The JP Morgan Global Manufacturing PMI made a modest uptick to 52.2 in May after dropping to a six month low of 51.9 in April. Faster expansion rates were seen in production, new orders and orders for new exports. Overall improvement, however, remains modest with the average rate of increase in business conditions lower than occurred in first quarter 2014. The US, UK and Czech Republic led production growth for the month. Production output fell in China, Japan, South Korea, Russia and Brazil.
Commenting on the survey, David Hensley, Director of Global Economics Coordination at JP Morgan, said, “The growth rate of global manufacturing production ticked higher in May, as companies raised output in response to rising levels of new business and international trade volumes. The effects of the upturn are still being felt in the labour market, with job creation registered for the tenth successive month. Improving demand and rising employment should position the sector well to achieve faster growth heading into the second half of the year.”
Recovery is slowing in the Eurozone as France slid back into contraction and growth eased elsewhere in the region. Only Spain and the Netherlands saw faster expansion in May. The Markit Eurozone Manufacturing PMI fell modestly to 52.2 from 53.4 in April. Exports improved slightly on stronger demand from US, Asia and European markets. Chief Economist Chris Williamson points out the economy is still growing, albeit, with the exception of France and at a slower pace. GDP is still expected to gain 0.5 percent in second quarter. The slowdowns in France and German are a concern said Williamson, “Without any clear cause, the slowdown in the region’s largest economy will perhaps be the biggest concern for the eurozone’s growth trajectory if a rebound is not forthcoming in June.”
Manufacturing in China improved slightly according to data gathered in the HSBC China Manufacturing PMI. The composite index for May posted at 49.4 up from 48.1 in April but below the flash estimate of 49.7. The sector has been in the contraction zone year to date with output falling for the fourth month. Export orders rose to a 49 month high as domestic demand remained muted. Demand rose only marginally in May and inventories of finished goods decreased slightly as companies drew on current stock to fill orders. HSBC economist Hongbin Qu says the economy appears to be stabilizing but is too early to judge whether it has hit bottom. “We expect both monetary and fiscal policy to be loosened gradually over the coming months.”
The rate of decline of output eased in Japan during May but new orders and export orders continued to fall. The Markit/JMMA PMI posted 49.9 in May, up from 49.4 in April. Selling prices dropped due to competitive pressures although input costs continued to rise. Employment levels rose for the tenth month but at a slower rate. Manufacturers are optimistic about future orders but there is still uncertainty about economic growth in the second half of 2014.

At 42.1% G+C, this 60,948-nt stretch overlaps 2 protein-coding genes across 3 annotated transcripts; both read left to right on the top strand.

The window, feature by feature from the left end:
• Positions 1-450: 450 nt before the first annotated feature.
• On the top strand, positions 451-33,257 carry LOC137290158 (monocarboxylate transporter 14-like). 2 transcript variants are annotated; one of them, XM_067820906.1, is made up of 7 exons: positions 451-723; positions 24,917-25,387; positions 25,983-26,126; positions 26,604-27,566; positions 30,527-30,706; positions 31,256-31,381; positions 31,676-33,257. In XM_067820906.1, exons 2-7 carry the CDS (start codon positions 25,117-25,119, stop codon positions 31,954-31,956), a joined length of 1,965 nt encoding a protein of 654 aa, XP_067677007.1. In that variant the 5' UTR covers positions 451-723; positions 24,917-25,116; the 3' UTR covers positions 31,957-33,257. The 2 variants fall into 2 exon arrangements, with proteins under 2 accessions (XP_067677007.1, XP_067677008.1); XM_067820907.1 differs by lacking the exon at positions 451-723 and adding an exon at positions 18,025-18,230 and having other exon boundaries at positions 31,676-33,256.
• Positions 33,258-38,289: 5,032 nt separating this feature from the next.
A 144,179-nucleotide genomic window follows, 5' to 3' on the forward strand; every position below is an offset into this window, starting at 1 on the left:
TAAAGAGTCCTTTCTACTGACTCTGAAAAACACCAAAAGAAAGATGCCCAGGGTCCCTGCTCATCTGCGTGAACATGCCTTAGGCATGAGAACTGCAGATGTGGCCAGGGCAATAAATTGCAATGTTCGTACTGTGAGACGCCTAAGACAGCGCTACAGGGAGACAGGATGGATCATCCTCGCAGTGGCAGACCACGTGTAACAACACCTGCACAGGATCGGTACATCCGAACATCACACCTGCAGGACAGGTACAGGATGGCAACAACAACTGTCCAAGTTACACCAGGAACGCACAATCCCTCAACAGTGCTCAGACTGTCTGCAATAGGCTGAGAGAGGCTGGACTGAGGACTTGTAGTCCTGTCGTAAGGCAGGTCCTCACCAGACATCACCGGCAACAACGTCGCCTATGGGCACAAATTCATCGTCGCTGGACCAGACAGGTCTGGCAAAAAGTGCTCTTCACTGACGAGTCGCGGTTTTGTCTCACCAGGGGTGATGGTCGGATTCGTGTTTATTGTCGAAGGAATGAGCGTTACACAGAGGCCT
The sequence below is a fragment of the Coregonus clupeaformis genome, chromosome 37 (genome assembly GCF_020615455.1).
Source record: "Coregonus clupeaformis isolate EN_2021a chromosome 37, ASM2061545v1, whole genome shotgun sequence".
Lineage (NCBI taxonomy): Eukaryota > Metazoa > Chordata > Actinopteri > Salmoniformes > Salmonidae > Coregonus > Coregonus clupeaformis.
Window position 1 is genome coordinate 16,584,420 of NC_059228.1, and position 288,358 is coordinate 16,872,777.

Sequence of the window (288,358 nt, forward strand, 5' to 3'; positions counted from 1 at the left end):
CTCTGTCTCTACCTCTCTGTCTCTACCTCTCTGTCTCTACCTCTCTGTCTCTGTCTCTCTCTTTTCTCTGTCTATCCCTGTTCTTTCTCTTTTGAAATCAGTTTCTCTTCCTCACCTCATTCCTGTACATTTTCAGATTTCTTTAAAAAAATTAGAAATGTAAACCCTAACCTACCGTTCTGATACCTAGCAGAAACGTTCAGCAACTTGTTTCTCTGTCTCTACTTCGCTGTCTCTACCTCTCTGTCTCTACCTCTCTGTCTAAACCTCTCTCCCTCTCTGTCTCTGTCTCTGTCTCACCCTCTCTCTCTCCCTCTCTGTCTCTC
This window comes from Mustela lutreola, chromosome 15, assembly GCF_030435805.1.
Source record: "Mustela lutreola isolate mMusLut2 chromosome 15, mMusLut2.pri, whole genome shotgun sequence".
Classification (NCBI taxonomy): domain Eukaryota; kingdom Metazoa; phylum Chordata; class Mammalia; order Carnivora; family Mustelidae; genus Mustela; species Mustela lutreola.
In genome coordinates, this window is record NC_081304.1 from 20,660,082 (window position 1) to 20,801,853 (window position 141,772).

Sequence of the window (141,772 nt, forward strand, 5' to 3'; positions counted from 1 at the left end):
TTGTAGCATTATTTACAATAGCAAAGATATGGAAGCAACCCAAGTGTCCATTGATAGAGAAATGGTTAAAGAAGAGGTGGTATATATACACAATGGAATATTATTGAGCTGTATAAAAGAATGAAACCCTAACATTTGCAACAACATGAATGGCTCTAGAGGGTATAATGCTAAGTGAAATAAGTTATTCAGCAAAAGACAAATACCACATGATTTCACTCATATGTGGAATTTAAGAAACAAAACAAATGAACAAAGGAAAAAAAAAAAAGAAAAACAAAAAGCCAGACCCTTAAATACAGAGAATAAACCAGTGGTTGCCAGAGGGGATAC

New orders, output and export orders all declined in May. The HSBC South Korea Manufacturing PMI registered 49.5 from 50.2 in April. The contraction in the manufacturing market was attributed to weaker demand from China and other key foreign markets as well as slower domestic economic growth.
The Russia Manufacturing PMI remained below 50 in May but rose to 48.9 from 48.5 the previous month. New order activity increased very slightly in May but was offset by reduced output and lower employment levels. Geopolitical tensions did not appear to significantly affect manufacturing. The stronger PMI in China may result in higher demand for Russian exports in the coming months.
Manufacturing conditions deteriorated at the fastest pace in ten months in May as evidenced by a PMI drop to 48.8 from 49.3 in April. Weak domestic demand resulted in continued decline in new orders and output. Exports rose only marginally during the month with 97 percent of panelists reporting no change in foreign orders.
The manufacturing PMI increased to 51.9 in May, inching up 0.1 point. Incoming new business rose from both domestic and foreign sources. Improved demand from the US helped exports rise for the third month and at the fastest pace in more than two years. Higher input costs were partially offset by higher selling prices. HSBC expects continuing growth for the manufacturing sector in Mexico.
Manufacturing growth in Canada was at its slowest pace in four months. The RBC Canadian Manufacturing PMI fell to 52.2 in May. Business conditions were sluggish in almost all components of the PMI index. “May’s reading at 52.2 indicates that Canada’s manufacturing sector is still being held back by sluggish global growth,” said Craig Wright, senior vice-president and chief economist at RBC said the sector is being held back by sluggish global growth. “As we move forward,” he said, “support for the sector is expected given easing economic uncertainty, improving growth prospects in the U.S. and a more competitive currency.”
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